Just Graduated? Here’s what it’s like to Work in Central LondonBlogs
There is a certain kudos to saying “I work in the city”. For most Londoners, this conjures up images of chic office blocks, women in power suits, men in braces, long lunches, and expense accounts. This is quite a traditional view and certainly based on actuality than imagination but what is it really like to work in Central London?
Where is Central London?
The answer is that there is no specific area! No census defines a central area, no government body serves a central area, so in fact, Central London is open to interpretation. However, “Its characteristics are understood to include a high density-built environment, high land values, an elevated daytime population, and a concentration of regionally, nationally and internationally significant organisations and facilities. ” Traditionally the central point of London is in Charing Cross, marked by the statue of King Charles I at the junction of the Strand, Whitehall and Cockspur Street, just south of Trafalgar Square. All road distances to and from “London” are measured from this point.
However undefined the area may be, Central London contains a number of diverse boroughs and their sub-divisions. In the west you have luxurious, elegant Mayfair with its high-class hotels and fully serviced offices, amid fine houses and high-end retail stores. Whereas in the East, you have Tower Hamlets, where you’ll find Canary Wharf.
Working in Central London
There are various features of working in Central London that makes it almost unique, and certainly very different to other UK cities.
Getting to work is a major factor of life in London. High on the list of considerations for people looking for somewhere to live is their commute to work. London is served by a vast public transport network – the underground (tube), over ground railway, the Docklands Light Railway, and a myriad of bus routes – but it still may mean a convoluted route to work, combining various tube lines and bus rides. If you live in Hammersmith for example, it takes more than half an hour to travel to Aldgate, and that is a direct route on the tube. The transport network does give London the advantage of attracting workers from all over. It is not unusual that many of the massive daily influx of out-of-town commuters travel 4-6 hours per day there and back from their home to their workplace in London.
There is a not only a huge diversity in the industries and organisations offering employment in London, but also the buildings they occupy. Architecture is hugely varied and workers can find themselves in anything from huge government buildings in Whitehall, big department stores in a modern built shopping centre in Bayswater, and town houses converted to offices in Holborn, to tiny boutiques on Whitechapel Road and market stalls in Leadenhall. If you’re lucky enough to work in one of the skyscraper offices (the Gherkin, the Walkie Talkie, and the Cheese Grater for example), the views of the city are incredible. The full range of British commerce has a presence somewhere in Central London. Or you might work in a building overlooking the river. Like elsewhere, certain industries grow to dominate certain areas. Beyond the obvious financial, insurance, and banking industries in the city, there are also areas like the Jewellery quarter around Hatton Garden and the tech and digital industries around Old Street.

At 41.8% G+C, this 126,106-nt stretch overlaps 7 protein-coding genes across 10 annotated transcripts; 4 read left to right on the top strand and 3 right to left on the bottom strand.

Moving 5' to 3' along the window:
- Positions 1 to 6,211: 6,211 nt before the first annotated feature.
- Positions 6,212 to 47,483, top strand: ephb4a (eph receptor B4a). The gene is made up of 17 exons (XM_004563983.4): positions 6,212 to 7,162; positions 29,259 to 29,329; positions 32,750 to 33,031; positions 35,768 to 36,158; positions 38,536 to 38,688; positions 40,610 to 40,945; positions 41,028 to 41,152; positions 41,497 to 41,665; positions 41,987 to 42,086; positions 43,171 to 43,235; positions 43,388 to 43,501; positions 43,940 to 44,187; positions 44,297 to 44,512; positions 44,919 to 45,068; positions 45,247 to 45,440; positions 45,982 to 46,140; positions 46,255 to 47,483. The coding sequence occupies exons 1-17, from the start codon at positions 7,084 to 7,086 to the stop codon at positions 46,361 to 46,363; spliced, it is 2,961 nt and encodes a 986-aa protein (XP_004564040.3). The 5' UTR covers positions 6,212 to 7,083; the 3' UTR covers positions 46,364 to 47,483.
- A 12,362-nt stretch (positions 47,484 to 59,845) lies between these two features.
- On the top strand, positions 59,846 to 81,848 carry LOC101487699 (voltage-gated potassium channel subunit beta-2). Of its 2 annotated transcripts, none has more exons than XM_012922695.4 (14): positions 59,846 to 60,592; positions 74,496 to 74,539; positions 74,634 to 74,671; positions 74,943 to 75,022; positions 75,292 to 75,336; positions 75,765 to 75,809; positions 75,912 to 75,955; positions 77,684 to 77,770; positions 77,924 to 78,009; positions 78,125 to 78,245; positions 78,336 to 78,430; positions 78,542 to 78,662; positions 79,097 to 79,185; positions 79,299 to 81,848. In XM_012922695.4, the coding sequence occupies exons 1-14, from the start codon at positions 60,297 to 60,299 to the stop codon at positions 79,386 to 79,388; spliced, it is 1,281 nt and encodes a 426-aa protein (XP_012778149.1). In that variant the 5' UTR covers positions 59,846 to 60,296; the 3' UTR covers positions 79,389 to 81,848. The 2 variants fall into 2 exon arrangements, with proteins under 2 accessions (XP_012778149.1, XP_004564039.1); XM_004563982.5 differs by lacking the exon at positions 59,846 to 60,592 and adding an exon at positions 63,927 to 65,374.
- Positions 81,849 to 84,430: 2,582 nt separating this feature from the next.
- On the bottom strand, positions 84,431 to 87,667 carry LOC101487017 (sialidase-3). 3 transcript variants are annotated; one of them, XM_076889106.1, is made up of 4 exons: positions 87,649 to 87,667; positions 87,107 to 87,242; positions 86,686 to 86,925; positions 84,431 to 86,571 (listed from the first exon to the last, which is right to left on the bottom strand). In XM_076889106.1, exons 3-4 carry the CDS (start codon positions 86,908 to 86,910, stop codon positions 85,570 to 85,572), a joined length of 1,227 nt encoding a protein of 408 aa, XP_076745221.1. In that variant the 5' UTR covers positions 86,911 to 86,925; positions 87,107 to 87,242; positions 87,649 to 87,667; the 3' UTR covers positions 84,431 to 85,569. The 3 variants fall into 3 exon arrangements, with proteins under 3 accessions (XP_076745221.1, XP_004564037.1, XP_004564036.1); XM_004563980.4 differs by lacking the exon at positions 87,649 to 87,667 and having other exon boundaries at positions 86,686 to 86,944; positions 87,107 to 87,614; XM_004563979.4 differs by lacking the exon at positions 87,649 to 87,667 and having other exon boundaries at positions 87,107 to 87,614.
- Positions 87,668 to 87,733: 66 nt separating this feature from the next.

Facilities and Amenities
As a worker in Central London, there is no reason to feel isolated or bored. Wherever you are based, you are not far from an entertainment venue, or a tourist attraction. It is easy to hop on a bus at lunchtime to take you away from your daily grind. There are museums and galleries to browse, parks, commons, and gardens for a relaxed picnic lunch, gyms to sweat it out, and of course, the fantastic array of shopping. Deciding where to eat for lunch is not easy with so many restaurants, cafes, sandwich bars, coffee shops, and street market stalls offering up tempting fare. Whether you’re popping in for a swift one before hopping on the train home, joining the girls for a happy hour cocktail or entertaining a client from overseas, nightlife is as accessible as anything else.
Central London has a unique vibe. As well as the general population having a huge ethnic diversity, the daily commuters bring their own cultural quirks to the mix. There’s a buzz about London that is only equalled by other major capital cities. The population of London (which includes Central and Greater London) is nearly 8.8 million, but it is estimated that increases to over 10 million on a weekday thanks to those commuting to the city for work. All of those people, yet still no one on the tube looks at or talks to each other!
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